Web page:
LPG producers slam intervention

Say LPG allocation to Sui companies will fuel anti-competitive practices

Zafar Bhutta April 14, 2024
At present, state-owned companies offer a “signature bonus” to attract potential bidders for LPG allocation. However, according to the new policy, signature bonus will be discontinued. photo: file


Liquefied petroleum gas (LPG) producing and marketing companies have opposed the government’s intervention in the allocation of LPG supplies to Sui companies without any bidding process under the new proposed LPG Policy 2024, fearing it will lead to anti-competitive practices and kill the spirit of deregulation.

In the LPG Policy 2024, the Petroleum Division has proposed that all LPG producers will dedicate up to 10% of their production to Sui gas firms and marketing companies for exclusive consumption in LPG air-mix plants.

These plants have been developed and operated by Sui companies for energy supply in far-flung and hilly areas where piped natural gas is not available.

The Petroleum Division proposed that an additional 5% of LPG production would be dedicated to marketing companies for exclusive supplies in Azad Jammu and Kashmir (AJK) and Gilgit-Baltistan.

These dedicated volumes (15%) will be offered without following a bidding process and at a weighted average price of LPG. The Oil and Gas Regulatory Authority (Ogra) will ensure compliance with the proposals. However, LPG producers have opposed the allocation of 15% production to Sui gas and marketing companies without going into the bidding process, which they termed “anti-competitive”.

Besides being anti-competitive, they stressed, the preferential allocation of LPG in percentage terms was also against the spirit of the deregulation regime.

According to the new policy, LPG producers can sell partially or wholly their remaining production (excluding the dedicated sales of 15%) to their subsidiaries involved in marketing under long-term contracts, provided such subsidiaries market and distribute the entire volumes on their own or through their distributors’ network without resale to any other marketing company or its distributor.

For the leftover quantities, LPG producers will follow a monthly, quarterly or yearly competitive bidding process to dispose of and sell their product to the marketing companies having a valid Ogra licence and meeting the pre-qualification criteria, at a competitive market price under the deregulated pricing regime.

All LPG producers, within six months, shall develop the pre-qualification criteria, to be followed for the sale of LPG to marketing companies with the objective of a transparent and efficient auction.

According to industry officials, the regulator has given licences to LPG marketing companies allegedly without due diligence as currently over 200 marketing firms are operating but they do not have any LPG allocation.

They asked the government to formulate strict criteria for granting LPG licences and make it mandatory for the companies to develop storages.

Industry officials were of the view that the government wanted to revert to the old mechanism of having control over LPG allocation that had resulted in scandals in the past.

They said that the current mechanism was up to the mark where no transparency-related complaints had been received. Even though the process followed by Oil and Gas Development Company Limited (OGDCL) had been challenged in court, it endorsed the mechanism that followed competitive practices.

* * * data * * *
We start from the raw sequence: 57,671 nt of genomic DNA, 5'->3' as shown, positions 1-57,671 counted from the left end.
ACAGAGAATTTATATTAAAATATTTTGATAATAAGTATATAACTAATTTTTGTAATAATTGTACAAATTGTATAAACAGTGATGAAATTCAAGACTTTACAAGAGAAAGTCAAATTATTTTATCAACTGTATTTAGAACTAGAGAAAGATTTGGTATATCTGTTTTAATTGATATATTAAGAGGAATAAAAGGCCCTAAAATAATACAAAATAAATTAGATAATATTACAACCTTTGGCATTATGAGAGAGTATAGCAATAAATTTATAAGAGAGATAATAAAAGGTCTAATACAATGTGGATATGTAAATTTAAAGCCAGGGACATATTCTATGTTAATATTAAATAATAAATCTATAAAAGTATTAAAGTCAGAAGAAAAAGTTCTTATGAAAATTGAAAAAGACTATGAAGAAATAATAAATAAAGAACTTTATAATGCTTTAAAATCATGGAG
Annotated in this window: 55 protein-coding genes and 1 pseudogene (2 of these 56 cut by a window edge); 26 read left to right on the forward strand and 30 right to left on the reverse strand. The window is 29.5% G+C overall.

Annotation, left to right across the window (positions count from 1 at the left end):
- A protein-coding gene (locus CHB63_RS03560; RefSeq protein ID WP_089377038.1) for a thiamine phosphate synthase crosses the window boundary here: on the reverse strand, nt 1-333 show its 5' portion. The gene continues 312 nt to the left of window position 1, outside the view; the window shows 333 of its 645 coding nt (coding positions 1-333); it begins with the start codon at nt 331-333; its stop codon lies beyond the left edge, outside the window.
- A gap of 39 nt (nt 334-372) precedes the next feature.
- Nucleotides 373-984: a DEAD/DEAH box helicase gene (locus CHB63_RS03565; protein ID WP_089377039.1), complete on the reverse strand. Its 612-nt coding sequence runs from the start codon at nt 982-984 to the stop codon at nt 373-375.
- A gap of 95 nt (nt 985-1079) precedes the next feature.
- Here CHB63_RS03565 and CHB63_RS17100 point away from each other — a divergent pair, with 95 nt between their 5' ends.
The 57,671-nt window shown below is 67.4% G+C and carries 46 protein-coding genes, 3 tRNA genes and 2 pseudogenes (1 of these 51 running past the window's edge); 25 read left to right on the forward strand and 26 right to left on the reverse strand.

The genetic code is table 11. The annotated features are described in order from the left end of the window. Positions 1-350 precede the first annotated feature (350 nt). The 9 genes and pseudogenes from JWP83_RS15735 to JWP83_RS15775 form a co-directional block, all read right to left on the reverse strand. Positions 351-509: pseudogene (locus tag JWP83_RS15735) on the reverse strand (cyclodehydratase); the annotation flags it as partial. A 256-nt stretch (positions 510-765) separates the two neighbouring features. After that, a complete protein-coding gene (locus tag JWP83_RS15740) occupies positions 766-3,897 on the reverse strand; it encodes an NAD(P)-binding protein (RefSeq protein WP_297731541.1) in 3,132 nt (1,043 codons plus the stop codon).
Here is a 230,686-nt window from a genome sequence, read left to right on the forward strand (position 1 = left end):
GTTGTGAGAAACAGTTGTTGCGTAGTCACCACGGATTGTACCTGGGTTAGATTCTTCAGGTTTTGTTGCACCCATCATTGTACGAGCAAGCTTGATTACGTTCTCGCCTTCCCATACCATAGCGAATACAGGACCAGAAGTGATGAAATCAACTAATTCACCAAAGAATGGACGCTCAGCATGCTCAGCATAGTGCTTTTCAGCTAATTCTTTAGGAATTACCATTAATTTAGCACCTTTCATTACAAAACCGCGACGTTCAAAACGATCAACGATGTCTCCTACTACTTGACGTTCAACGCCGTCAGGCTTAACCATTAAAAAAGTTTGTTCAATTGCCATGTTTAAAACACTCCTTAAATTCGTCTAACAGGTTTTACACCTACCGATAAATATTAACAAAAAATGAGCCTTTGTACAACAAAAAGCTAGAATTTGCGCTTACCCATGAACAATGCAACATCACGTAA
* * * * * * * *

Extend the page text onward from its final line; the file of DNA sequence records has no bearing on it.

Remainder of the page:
At present, state-owned companies offer a “signature bonus” to attract potential bidders for LPG allocation. However, according to the new policy, signature bonus or similar premiums will be discontinued in future.

The settlement of existing contracts will remain a challenge for the LPG marketing companies and producers as after expiry of the existing contracts all producers will move to a competitive bidding process. Ogra will monitor and ensure that the practice of signature bonus is not re-invented.

LPG industry officials cautioned that too much intervention on the part of the government would destroy the sector. State-owned Sui companies have already created an unsustainable circular debt for companies like Pakistan LNG Limited (PLL), OGDCL and Pakistan Petroleum Limited (PPL).

If LPG firms are forced to allocate 15% of production to Sui companies without bidding, these companies will receive over 300 metric tons per day, which equals to around 10,000 metric tons per month.

They called it a huge volume for Sui companies which did not have experience in handling LPG supplies and could create trouble for other gas producing companies due to potential high losses and theft.

“This will deal another blow to the gas producers and increase the circular debt, which is already above Rs2 trillion in the gas sector,” an industry official remarked.

Fiscal measures

The LPG industry, however, backed the incentives proposed in the new policy. There will be zero indigenous import duty on plant, machinery, equipment and material for enhancing LPG production.

The government will grant a 10-year tax holiday for new LPG production. There will be zero petroleum levy on locally produced LPG.

In addition, the LPG industry will develop storage facilities at import terminals across the country. There will be zero advance income tax on imports. Both imported and domestic LPG shall attract a uniform tax treatment (the applicable corporate income tax) on net earnings.

There is 5% general sales tax on imported and locally produced LPG, which will be reduced to 1% per annum and then to 0% in the subsequent five years.

Published in The Express Tribune, April 14th, 2024.

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